There are no prerequisites for this course.
There are no corequisites for this course.
||Sociology is the systematic study of human group dynamics. As such,
this introductory course will cover the theoretical foundations of
sociology and their application to modern society. some topics
covered include: race and ethnicity, gender and age inequalities,
globalization, education, political structures, and economic
systems. The course invites students to view and analyze their
social world from new and exciting perspectives. Meets A.A. general
education Category IV. A writing emphasis course.
Additional materials may be assigned by the instructor to supplement the required materials. -->
||There is a fee for distance learning classes.
|Program Learning Outcomes:
Global Learning Outcomes
I. Critical Thinking: Students evaluate the validity of
own and others’ ideas through questioning, analyzing, and
synthesizing results into the learning process
V. Cultural Literacy: Students evaluate issues relevant to cultural
diversity and culturally diverse populations.
VI. Social Skills: Students demonstrate skills and behaviors that
integrate the individual into society
Major Learning Outcomes:
1. To become familiar with the discipline of sociology and its role
in contributing to our understanding of social reality (including
issues of stratification, inequality, globalization, and
2. To recognize the role of theory, the importance of
based evidence, and the value of qualitative and quantitative
methods in sociology.
3. To understand how culture and social structure operate,
reciprocal relationships between individuals and society.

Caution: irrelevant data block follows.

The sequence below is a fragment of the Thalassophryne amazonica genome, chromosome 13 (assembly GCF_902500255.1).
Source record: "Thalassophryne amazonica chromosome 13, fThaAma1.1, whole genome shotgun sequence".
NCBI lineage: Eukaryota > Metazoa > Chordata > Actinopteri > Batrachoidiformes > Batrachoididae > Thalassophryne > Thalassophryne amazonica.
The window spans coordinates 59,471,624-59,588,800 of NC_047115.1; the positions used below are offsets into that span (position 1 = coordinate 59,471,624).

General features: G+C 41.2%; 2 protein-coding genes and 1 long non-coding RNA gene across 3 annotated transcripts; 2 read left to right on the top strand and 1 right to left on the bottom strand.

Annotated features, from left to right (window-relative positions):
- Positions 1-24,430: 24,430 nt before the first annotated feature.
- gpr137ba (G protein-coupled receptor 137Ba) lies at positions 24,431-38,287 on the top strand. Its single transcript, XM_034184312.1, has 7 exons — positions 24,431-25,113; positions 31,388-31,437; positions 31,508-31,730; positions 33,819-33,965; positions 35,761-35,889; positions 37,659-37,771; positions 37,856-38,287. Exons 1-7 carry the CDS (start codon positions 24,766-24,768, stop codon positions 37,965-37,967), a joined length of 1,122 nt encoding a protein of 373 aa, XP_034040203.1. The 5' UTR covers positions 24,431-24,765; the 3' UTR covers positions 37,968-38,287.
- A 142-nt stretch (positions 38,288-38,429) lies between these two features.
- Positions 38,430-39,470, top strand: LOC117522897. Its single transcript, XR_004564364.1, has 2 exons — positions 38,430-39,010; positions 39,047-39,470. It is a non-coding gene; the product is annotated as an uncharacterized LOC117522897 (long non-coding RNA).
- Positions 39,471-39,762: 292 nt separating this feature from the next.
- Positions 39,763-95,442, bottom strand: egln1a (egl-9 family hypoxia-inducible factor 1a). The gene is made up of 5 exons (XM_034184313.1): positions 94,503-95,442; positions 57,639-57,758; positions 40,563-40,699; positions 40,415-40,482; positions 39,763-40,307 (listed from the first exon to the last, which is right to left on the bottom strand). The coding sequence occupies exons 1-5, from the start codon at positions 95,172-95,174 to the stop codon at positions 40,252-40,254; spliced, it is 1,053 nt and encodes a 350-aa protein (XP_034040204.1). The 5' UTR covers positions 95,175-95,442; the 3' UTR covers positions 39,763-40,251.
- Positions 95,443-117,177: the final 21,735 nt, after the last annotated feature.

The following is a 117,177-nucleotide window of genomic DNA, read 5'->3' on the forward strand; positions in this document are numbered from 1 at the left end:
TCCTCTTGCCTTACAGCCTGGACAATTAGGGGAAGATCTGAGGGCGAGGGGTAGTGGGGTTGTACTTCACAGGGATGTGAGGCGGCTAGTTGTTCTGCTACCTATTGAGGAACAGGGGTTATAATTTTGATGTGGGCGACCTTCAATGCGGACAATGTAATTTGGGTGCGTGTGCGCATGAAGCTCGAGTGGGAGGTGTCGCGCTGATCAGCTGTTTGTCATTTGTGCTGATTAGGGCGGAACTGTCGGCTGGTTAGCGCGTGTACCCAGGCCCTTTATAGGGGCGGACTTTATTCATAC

|Course Learning Outcomes:
The student will be able to:
1. Describe how sociology differs from and is similar to other
2. Explore issues of stratification, inequality and difference,
detailing the influences and interconnections of social
structure, social structure, social forces, and technology.
3. Define theory and its role in building sociological knowledge,
comparing and contrasting basic theoretical orientations in
sociology and applying this knowledge to historical and current
4. Identify basic methodological approaches and apply the scientific
method to sociological research.
5. Apply the sociological imagination, sociological principles, and
sociological concepts to their own life.
6. Explain how the self develops sociologically, recognizing the
impact of culture and society on values, thoughts, and behaviors.
|Methods of Evaluation:
||Evaluation of student progress towards achieving the stated learning
outcomes and performance objectives is the responsibility of the
instructor, within the polices of the college and the department.
Detailed explanation is included in the expanded syllabus developed
by the instructor for each section being taught.
It is the intention of the instructor to accomplish the objectives specified in the course syllabus. However, circumstances may arise which prohibit the fulfilling of this endeavor. Therefore, this syllabus is subject to change. When possible, students will be notified of any change in advance of its occurrence.
|Student Email Accounts
||Pensacola State College provides an institutional email account to all credit students. Pirate Mail is the official method of communication, and students must use Pirate Mail when communicating with the College. In cases where companion software is used for a particular class, emails may be exchanged between instructor and student using the companion software.
For students with a disability that falls under the Americans with Disability Act or Section 504 of the Rehabilitation Act, it is the responsibility of the student to notify Student Resource Center for ADA Services to discuss any special needs or equipment necessary to accomplish the requirements for this course. Upon completion of registration with the Student Resource Center for ADA Services office, specific arrangements can be discussed with the instructor.